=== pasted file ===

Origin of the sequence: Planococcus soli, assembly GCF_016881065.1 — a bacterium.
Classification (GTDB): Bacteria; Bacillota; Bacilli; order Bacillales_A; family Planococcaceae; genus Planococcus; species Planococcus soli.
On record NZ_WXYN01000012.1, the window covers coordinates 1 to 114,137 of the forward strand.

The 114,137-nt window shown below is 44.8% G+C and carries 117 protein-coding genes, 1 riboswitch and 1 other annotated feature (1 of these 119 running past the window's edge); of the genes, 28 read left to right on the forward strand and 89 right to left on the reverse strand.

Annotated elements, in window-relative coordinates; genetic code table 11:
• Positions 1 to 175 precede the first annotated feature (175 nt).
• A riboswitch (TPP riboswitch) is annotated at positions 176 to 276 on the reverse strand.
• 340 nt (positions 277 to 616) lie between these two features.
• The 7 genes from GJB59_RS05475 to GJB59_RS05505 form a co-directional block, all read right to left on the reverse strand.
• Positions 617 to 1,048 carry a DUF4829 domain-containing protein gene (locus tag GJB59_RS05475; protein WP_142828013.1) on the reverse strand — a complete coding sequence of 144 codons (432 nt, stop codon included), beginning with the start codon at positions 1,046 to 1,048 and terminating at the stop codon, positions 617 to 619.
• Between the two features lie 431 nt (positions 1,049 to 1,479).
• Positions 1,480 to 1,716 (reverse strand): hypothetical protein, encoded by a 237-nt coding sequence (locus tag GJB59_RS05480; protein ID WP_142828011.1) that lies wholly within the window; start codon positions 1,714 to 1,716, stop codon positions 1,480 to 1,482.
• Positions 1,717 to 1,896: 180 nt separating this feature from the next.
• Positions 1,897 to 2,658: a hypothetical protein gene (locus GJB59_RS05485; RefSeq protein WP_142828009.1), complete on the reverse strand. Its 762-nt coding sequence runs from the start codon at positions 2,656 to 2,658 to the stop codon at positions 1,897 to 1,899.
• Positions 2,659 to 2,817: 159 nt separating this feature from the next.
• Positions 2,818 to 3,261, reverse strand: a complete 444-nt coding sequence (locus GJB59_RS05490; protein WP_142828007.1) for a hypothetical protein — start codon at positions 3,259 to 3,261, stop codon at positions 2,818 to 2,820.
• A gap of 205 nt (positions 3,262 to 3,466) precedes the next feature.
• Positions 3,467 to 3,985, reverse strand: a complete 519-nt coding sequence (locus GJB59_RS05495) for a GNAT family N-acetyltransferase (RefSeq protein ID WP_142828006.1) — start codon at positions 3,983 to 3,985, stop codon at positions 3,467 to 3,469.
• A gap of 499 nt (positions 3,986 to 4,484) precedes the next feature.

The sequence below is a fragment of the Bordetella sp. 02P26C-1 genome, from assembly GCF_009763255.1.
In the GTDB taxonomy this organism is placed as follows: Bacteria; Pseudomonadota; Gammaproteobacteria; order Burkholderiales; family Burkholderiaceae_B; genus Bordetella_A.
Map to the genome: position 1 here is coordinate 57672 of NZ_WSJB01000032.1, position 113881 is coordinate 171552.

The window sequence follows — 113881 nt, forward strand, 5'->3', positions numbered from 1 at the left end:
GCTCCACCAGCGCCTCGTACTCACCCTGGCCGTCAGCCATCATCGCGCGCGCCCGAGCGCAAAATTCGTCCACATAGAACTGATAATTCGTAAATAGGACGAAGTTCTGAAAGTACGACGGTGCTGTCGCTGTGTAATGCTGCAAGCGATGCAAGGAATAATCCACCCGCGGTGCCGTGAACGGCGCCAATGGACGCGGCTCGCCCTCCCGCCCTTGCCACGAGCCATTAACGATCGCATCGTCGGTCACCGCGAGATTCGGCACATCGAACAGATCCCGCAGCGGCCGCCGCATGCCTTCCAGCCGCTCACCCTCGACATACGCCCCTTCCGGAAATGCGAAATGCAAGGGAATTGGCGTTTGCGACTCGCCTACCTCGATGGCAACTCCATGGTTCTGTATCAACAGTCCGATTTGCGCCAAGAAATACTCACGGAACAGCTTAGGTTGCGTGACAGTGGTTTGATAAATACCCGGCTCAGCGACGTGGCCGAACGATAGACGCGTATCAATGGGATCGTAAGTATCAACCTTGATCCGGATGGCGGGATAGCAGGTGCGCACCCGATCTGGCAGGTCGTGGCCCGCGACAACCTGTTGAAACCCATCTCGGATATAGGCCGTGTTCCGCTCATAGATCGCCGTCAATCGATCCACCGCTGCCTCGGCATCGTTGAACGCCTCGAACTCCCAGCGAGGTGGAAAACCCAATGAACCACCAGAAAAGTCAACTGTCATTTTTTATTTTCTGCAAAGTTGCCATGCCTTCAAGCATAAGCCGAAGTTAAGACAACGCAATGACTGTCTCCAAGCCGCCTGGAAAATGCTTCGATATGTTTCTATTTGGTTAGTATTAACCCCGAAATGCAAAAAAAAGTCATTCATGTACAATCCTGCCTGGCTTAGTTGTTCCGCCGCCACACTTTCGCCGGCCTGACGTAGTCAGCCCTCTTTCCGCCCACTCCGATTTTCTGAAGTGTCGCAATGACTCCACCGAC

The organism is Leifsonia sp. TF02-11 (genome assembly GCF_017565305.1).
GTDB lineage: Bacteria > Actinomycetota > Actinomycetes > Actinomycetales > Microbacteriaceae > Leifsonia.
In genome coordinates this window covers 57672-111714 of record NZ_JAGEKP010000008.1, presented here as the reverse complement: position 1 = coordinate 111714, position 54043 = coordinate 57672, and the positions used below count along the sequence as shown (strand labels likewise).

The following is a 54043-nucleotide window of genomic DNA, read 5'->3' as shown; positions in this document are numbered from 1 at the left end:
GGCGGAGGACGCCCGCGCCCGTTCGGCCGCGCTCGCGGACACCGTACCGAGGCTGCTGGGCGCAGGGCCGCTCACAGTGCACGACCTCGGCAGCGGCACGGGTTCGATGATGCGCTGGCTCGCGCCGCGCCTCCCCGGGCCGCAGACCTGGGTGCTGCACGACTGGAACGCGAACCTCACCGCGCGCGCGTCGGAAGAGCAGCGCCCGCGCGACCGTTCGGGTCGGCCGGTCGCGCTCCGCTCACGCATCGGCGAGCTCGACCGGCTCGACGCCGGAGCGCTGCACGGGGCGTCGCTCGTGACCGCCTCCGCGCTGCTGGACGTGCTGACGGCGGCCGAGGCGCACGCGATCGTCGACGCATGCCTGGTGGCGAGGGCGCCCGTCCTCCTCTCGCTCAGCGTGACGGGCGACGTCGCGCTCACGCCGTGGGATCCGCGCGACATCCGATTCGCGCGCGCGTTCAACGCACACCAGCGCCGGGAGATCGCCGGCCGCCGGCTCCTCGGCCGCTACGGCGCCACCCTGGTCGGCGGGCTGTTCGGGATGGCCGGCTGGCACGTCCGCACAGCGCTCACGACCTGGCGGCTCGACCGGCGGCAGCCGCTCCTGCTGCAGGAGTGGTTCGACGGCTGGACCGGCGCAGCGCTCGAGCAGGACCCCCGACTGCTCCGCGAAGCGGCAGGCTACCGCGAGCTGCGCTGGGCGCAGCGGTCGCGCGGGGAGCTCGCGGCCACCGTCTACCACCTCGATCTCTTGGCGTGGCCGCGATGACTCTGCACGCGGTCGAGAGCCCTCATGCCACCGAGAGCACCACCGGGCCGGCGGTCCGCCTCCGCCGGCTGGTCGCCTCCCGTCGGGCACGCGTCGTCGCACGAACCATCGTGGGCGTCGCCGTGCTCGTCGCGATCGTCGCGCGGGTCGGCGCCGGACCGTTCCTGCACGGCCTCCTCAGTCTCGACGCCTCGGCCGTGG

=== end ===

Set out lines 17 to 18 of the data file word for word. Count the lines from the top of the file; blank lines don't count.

• A gap of 205 nt (positions 3,262 to 3,466) precedes the next feature.
• Positions 3,467 to 3,985, reverse strand: a complete 519-nt coding sequence (locus GJB59_RS05495) for a GNAT family N-acetyltransferase (RefSeq protein ID WP_142828006.1) — start codon at positions 3,983 to 3,985, stop codon at positions 3,467 to 3,469.